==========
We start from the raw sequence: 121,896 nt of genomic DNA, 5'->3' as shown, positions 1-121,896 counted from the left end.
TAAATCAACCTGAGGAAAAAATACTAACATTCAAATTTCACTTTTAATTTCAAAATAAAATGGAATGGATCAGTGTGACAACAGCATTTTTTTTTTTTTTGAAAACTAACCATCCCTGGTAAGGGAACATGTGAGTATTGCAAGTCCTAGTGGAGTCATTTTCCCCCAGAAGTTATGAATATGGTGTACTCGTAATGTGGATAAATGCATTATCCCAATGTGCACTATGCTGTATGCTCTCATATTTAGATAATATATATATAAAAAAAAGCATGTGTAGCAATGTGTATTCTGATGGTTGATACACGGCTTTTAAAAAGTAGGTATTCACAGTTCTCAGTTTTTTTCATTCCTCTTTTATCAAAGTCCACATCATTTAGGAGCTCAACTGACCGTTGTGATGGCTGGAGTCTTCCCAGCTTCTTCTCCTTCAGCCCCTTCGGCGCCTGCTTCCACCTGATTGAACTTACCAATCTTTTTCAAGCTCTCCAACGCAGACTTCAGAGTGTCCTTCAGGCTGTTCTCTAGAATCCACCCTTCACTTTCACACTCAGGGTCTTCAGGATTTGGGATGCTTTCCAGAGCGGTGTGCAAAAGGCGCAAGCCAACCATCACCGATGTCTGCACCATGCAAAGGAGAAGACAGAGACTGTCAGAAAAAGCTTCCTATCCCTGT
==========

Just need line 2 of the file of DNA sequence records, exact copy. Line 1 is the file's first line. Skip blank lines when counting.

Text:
TAAATCAACCTGAGGAAAAAATACTAACATTCAAATTTCACTTTTAATTTCAAAATAAAATGGAATGGATCAGTGTGACAACAGCATTTTTTTTTTTTTTGAAAACTAACCATCCCTGGTAAGGGAACATGTGAGTATTGCAAGTCCTAGTGGAGTCATTTTCCCCCAGAAGTTATGAATATGGTGTACTCGTAATGTGGATAAATGCATTATCCCAATGTGCACTATGCTGTATGCTCTCATATTTAGATAATATATATATAAAAAAAAGCATGTGTAGCAATGTGTATTCTGATGGTTGATACACGGCTTTTAAAAAGTAGGTATTCACAGTTCTCAGTTTTTTTCATTCCTCTTTTATCAAAGTCCACATCATTTAGGAGCTCAACTGACCGTTGTGATGGCTGGAGTCTTCCCAGCTTCTTCTCCTTCAGCCCCTTCGGCGCCTGCTTCCACCTGATTGAACTTACCAATCTTTTTCAAGCTCTCCAACGCAGACTTCAGAGTGTCCTTCAGGCTGTTCTCTAGAATCCACCCTTCACTTTCACACTCAGGGTCTTCAGGATTTGGGATGCTTTCCAGAGCGGTGTGCAAAAGGCGCAAGCCAACCATCACCGATGTCTGCACCATGCAAAGGAGAAGACAGAGACTGTCAGAAAAAGCTTCCTATCCCTGT